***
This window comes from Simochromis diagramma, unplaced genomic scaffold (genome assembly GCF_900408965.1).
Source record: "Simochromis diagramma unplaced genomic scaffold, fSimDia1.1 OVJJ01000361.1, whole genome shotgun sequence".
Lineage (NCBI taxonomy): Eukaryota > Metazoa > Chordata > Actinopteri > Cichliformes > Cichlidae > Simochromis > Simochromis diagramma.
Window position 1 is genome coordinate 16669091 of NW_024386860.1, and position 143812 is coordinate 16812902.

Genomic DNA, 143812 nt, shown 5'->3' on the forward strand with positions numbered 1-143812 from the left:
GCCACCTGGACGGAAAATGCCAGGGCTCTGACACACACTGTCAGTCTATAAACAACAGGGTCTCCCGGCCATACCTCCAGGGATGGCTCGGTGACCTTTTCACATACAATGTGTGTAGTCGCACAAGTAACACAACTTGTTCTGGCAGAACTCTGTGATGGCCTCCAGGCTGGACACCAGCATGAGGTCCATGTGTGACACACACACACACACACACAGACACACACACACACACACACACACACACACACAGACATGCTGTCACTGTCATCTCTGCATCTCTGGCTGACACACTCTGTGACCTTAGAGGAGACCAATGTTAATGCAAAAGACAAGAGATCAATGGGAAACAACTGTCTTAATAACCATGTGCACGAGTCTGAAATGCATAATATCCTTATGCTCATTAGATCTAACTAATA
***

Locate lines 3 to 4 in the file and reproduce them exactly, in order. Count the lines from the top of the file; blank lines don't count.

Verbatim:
Lineage (NCBI taxonomy): Eukaryota > Metazoa > Chordata > Actinopteri > Cichliformes > Cichlidae > Simochromis > Simochromis diagramma.
Window position 1 is genome coordinate 16669091 of NW_024386860.1, and position 143812 is coordinate 16812902.